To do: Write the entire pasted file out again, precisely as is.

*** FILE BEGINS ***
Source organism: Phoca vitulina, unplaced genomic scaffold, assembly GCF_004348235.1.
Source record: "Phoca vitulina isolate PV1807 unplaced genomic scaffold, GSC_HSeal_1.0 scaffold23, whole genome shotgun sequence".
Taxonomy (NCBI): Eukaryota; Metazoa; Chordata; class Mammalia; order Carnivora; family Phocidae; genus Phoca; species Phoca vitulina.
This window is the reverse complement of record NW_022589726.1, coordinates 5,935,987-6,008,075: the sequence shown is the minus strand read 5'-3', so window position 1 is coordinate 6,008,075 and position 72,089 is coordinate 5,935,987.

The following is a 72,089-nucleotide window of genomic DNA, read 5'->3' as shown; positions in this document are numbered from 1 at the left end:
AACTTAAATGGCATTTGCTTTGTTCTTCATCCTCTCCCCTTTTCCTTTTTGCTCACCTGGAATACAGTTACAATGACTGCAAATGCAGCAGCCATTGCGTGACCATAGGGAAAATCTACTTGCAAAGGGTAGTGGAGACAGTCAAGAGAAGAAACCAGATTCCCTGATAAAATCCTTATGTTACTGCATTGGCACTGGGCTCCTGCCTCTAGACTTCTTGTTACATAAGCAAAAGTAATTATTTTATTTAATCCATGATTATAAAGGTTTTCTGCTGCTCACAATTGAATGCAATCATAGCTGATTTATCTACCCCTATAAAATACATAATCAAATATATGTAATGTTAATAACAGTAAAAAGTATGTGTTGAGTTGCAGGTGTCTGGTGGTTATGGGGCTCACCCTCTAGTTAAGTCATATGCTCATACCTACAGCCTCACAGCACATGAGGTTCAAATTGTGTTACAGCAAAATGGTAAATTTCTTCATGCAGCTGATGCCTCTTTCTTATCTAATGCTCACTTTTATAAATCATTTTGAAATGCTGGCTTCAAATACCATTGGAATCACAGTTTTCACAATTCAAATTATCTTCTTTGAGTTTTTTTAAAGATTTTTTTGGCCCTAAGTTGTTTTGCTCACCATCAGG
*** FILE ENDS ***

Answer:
Source organism: Phoca vitulina, unplaced genomic scaffold, assembly GCF_004348235.1.
Source record: "Phoca vitulina isolate PV1807 unplaced genomic scaffold, GSC_HSeal_1.0 scaffold23, whole genome shotgun sequence".
Taxonomy (NCBI): Eukaryota; Metazoa; Chordata; class Mammalia; order Carnivora; family Phocidae; genus Phoca; species Phoca vitulina.
This window is the reverse complement of record NW_022589726.1, coordinates 5,935,987-6,008,075: the sequence shown is the minus strand read 5'-3', so window position 1 is coordinate 6,008,075 and position 72,089 is coordinate 5,935,987.

The following is a 72,089-nucleotide window of genomic DNA, read 5'->3' as shown; positions in this document are numbered from 1 at the left end:
AACTTAAATGGCATTTGCTTTGTTCTTCATCCTCTCCCCTTTTCCTTTTTGCTCACCTGGAATACAGTTACAATGACTGCAAATGCAGCAGCCATTGCGTGACCATAGGGAAAATCTACTTGCAAAGGGTAGTGGAGACAGTCAAGAGAAGAAACCAGATTCCCTGATAAAATCCTTATGTTACTGCATTGGCACTGGGCTCCTGCCTCTAGACTTCTTGTTACATAAGCAAAAGTAATTATTTTATTTAATCCATGATTATAAAGGTTTTCTGCTGCTCACAATTGAATGCAATCATAGCTGATTTATCTACCCCTATAAAATACATAATCAAATATATGTAATGTTAATAACAGTAAAAAGTATGTGTTGAGTTGCAGGTGTCTGGTGGTTATGGGGCTCACCCTCTAGTTAAGTCATATGCTCATACCTACAGCCTCACAGCACATGAGGTTCAAATTGTGTTACAGCAAAATGGTAAATTTCTTCATGCAGCTGATGCCTCTTTCTTATCTAATGCTCACTTTTATAAATCATTTTGAAATGCTGGCTTCAAATACCATTGGAATCACAGTTTTCACAATTCAAATTATCTTCTTTGAGTTTTTTTAAAGATTTTTTTGGCCCTAAGTTGTTTTGCTCACCATCAGG